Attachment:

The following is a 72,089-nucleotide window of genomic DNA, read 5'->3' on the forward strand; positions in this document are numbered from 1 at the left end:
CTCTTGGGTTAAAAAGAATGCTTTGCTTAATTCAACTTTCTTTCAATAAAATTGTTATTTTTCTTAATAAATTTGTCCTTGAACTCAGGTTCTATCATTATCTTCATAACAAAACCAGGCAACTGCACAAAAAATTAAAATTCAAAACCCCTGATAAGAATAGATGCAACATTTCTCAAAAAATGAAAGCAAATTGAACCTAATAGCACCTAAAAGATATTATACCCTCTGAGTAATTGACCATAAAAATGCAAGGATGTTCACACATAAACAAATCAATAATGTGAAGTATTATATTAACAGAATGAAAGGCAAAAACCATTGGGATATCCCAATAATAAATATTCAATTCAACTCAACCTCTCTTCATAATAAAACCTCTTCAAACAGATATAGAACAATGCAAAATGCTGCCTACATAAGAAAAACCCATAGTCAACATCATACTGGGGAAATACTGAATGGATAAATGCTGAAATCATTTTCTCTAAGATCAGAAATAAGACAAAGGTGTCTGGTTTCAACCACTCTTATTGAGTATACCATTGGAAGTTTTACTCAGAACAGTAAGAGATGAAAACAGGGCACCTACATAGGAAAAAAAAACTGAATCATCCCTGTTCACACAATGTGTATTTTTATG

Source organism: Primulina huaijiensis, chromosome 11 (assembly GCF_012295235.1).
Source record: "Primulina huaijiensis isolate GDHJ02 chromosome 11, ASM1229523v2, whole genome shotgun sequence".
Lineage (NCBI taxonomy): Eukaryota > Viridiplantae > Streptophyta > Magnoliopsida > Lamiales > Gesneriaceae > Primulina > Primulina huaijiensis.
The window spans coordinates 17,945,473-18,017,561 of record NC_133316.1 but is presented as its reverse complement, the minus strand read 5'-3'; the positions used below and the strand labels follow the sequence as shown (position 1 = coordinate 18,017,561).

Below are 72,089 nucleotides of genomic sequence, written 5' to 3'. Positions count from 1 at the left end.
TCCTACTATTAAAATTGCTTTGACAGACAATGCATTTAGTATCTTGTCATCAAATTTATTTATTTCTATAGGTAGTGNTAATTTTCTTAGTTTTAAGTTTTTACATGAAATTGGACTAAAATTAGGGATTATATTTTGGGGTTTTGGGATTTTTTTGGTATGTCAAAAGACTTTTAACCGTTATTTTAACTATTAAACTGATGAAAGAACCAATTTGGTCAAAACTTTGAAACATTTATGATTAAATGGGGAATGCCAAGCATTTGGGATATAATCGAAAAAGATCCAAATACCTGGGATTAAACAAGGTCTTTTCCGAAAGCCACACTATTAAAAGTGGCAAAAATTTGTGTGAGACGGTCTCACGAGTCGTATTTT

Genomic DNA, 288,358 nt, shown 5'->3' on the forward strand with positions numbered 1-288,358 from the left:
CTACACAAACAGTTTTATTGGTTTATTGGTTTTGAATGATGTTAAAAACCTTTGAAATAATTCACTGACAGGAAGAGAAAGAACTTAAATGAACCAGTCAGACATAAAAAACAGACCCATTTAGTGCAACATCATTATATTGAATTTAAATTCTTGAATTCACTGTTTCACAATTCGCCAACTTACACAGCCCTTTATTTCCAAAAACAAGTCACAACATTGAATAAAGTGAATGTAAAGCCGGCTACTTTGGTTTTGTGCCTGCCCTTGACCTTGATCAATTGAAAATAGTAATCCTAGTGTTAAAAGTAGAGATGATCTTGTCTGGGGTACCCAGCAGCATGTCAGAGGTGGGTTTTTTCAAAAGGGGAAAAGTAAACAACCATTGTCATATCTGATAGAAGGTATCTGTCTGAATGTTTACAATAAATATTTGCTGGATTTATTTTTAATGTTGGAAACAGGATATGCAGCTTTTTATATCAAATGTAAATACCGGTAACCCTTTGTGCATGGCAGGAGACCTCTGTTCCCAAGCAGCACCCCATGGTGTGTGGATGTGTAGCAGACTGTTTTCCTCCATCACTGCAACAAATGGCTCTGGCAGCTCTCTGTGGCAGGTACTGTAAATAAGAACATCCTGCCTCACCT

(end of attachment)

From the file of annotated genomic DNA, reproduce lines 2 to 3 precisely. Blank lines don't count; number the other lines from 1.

CTCTTGGGTTAAAAAGAATGCTTTGCTTAATTCAACTTTCTTTCAATAAAATTGTTATTTTTCTTAATAAATTTGTCCTTGAACTCAGGTTCTATCATTATCTTCATAACAAAACCAGGCAACTGCACAAAAAATTAAAATTCAAAACCCCTGATAAGAATAGATGCAACATTTCTCAAAAAATGAAAGCAAATTGAACCTAATAGCACCTAAAAGATATTATACCCTCTGAGTAATTGACCATAAAAATGCAAGGATGTTCACACATAAACAAATCAATAATGTGAAGTATTATATTAACAGAATGAAAGGCAAAAACCATTGGGATATCCCAATAATAAATATTCAATTCAACTCAACCTCTCTTCATAATAAAACCTCTTCAAACAGATATAGAACAATGCAAAATGCTGCCTACATAAGAAAAACCCATAGTCAACATCATACTGGGGAAATACTGAATGGATAAATGCTGAAATCATTTTCTCTAAGATCAGAAATAAGACAAAGGTGTCTGGTTTCAACCACTCTTATTGAGTATACCATTGGAAGTTTTACTCAGAACAGTAAGAGATGAAAACAGGGCACCTACATAGGAAAAAAAAACTGAATCATCCCTGTTCACACAATGTGTATTTTTATG

Source organism: Primulina huaijiensis, chromosome 11 (assembly GCF_012295235.1).